If Patricia Ryan once believed that intelligence officials were behind the Jonestown tragedy, what caused her about-face? And why is she not talking about it? At one point she was convinced, and then she changed her mind – or it was changed for her.
Her reversal puts her completely at odds with her father’s position. A Freedom source close to Rep. Ryan reported that he was threatened whenever he attempted to investigate CIA involvement in Jonestown. Did Patricia Ryan received similar threats?
If the Ryans could prove that the CIA conducted mind control experiments at Jonestown and covered it up with an elaborate “cult suicide” deception, the CIA would indeed have been in hot water – so hot the agency presumably would have done almost anything to cover up its involvement.
The Ryans’ claim against the government, filed in the U. S. District Court of the Northern District of California on July 31, 1980, asked for $1481 for Rep. Ryan’s funeral expenses, general damages of $3 million, plus costs.
The lawsuit charged, “Prior to his November  fact-finding mission to Guyana, decedent had many times unsuccessfully attempted to learn from the United States Department of State of the true circumstances and events occurring at the Jonestown colony in Guyana.
“The United States Department of State knew prior to November 14, 1978, of vital information concerning said Jonestown colony and withheld this information from decedent despite his many requests for such information.
“Said information included knowledge by the Department of State of… the existence of a large supply of mind control narcotics at the Jonestown colony which were being used in mind control experiments, initiated by the United States Central Intelligence Agency upon citizens of the Jonestown colony.”
Also charged in the lawsuit: “The Jonestown colony was infiltrated with agent(s) of the Central Intelligence Agency of the United States.… [S]aid agents were working with the Department of State and the Central Intelligence Agency to use the Jonestown colony as a mass mind control experiment as part of the Central Intelligence Agency’s MK ULTRA program.”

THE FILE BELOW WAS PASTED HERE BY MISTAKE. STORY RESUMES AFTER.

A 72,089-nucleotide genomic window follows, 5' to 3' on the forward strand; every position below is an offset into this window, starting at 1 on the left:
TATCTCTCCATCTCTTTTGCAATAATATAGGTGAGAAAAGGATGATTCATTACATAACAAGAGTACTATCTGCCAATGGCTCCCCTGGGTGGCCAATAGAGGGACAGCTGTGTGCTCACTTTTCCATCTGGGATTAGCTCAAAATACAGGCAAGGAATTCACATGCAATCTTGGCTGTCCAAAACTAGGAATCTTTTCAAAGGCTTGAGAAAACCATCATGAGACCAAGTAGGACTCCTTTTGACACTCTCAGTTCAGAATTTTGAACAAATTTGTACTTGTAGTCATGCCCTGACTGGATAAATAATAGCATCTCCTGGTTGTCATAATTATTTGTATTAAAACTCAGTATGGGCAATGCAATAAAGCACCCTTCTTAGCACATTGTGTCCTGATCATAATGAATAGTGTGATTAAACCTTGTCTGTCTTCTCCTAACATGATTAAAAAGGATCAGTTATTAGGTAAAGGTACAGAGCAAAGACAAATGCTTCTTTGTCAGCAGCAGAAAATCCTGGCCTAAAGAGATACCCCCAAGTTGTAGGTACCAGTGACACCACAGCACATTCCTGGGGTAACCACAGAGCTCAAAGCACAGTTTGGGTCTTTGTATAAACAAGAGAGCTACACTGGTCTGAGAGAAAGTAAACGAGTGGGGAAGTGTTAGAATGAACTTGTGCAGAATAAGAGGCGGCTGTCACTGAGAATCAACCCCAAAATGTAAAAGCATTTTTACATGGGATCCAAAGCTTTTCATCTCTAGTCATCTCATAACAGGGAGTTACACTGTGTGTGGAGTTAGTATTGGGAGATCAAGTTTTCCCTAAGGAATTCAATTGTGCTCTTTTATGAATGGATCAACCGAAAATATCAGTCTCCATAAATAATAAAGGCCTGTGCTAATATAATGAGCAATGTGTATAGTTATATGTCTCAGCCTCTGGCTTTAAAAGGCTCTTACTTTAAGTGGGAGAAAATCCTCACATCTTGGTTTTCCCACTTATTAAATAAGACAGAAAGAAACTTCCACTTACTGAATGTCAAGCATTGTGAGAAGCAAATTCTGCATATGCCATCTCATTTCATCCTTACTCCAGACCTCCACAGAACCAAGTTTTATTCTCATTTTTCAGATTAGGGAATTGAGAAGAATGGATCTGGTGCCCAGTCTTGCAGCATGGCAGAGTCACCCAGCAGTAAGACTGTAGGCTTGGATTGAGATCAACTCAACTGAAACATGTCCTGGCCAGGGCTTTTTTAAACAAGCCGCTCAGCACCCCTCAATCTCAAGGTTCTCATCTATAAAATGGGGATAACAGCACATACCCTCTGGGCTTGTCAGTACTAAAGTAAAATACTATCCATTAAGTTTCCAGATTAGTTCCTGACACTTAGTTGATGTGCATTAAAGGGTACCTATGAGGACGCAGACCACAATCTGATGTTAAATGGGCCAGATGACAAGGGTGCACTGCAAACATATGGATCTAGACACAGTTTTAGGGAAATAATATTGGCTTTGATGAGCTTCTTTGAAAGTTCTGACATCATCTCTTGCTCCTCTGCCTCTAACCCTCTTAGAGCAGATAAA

The lawsuit identified by name two Americans in Guyana as CIA agents – Phillip Blakey, an aide to Jones, and Richard Dwyer, deputy chief of the U. S. Embassy in Guyana – and noted that massive quantities of mind control drugs were found in Jonestown after the mass killings, a fact also reported by news media.
Blakey had traveled to Guyana earlier in the 1970s to select the site for Jonestown and to begin clearing land for the settlement. Blakey was one of the few survivors of Jonestown. Dwyer, who was at the airstrip when Rep. Ryan was killed and who evidently returned to Jonestown after the airstrip murders, also survived.
Despite compelling reasons to continue, the Ryans’ lawsuit against the CIA was dismissed by the court for reasons that were never fully revealed, and the killers of Leo Ryan were never brought to justice. And Patricia Ryan is still not talking about whatever it was she discovered about her father’s death.
Investigation of Mind Control Experiments
Rep. Ryan was co-author of the Hughes-Ryan Amendment, in 1974 law which sharply curtailed CIA covert activities internationally. A former aide to Rep. Ryan told Freedom that the measure was, not surprisingly, enormously unpopular with the CIA.